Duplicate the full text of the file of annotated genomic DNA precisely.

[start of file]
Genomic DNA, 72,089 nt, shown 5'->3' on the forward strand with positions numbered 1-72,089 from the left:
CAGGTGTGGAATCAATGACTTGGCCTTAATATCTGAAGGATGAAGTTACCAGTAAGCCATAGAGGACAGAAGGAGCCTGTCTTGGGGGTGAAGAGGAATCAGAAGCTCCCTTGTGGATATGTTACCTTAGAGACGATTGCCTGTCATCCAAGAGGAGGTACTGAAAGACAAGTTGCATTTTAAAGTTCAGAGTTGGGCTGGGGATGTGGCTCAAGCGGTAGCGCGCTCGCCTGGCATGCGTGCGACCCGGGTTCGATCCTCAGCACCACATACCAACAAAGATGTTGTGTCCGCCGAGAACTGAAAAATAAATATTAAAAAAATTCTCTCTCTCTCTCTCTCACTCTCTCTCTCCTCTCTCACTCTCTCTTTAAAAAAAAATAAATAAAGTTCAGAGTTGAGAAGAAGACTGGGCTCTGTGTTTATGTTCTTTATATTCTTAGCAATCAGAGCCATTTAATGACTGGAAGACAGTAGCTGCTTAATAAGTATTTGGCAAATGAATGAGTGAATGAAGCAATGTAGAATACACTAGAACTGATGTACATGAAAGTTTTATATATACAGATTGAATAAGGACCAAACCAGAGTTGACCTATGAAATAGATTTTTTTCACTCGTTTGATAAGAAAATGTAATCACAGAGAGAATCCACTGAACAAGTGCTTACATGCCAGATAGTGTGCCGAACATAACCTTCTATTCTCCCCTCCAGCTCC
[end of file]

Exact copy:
Genomic DNA, 72,089 nt, shown 5'->3' on the forward strand with positions numbered 1-72,089 from the left:
CAGGTGTGGAATCAATGACTTGGCCTTAATATCTGAAGGATGAAGTTACCAGTAAGCCATAGAGGACAGAAGGAGCCTGTCTTGGGGGTGAAGAGGAATCAGAAGCTCCCTTGTGGATATGTTACCTTAGAGACGATTGCCTGTCATCCAAGAGGAGGTACTGAAAGACAAGTTGCATTTTAAAGTTCAGAGTTGGGCTGGGGATGTGGCTCAAGCGGTAGCGCGCTCGCCTGGCATGCGTGCGACCCGGGTTCGATCCTCAGCACCACATACCAACAAAGATGTTGTGTCCGCCGAGAACTGAAAAATAAATATTAAAAAAATTCTCTCTCTCTCTCTCTCACTCTCTCTCTCCTCTCTCACTCTCTCTTTAAAAAAAAATAAATAAAGTTCAGAGTTGAGAAGAAGACTGGGCTCTGTGTTTATGTTCTTTATATTCTTAGCAATCAGAGCCATTTAATGACTGGAAGACAGTAGCTGCTTAATAAGTATTTGGCAAATGAATGAGTGAATGAAGCAATGTAGAATACACTAGAACTGATGTACATGAAAGTTTTATATATACAGATTGAATAAGGACCAAACCAGAGTTGACCTATGAAATAGATTTTTTTCACTCGTTTGATAAGAAAATGTAATCACAGAGAGAATCCACTGAACAAGTGCTTACATGCCAGATAGTGTGCCGAACATAACCTTCTATTCTCCCCTCCAGCTCC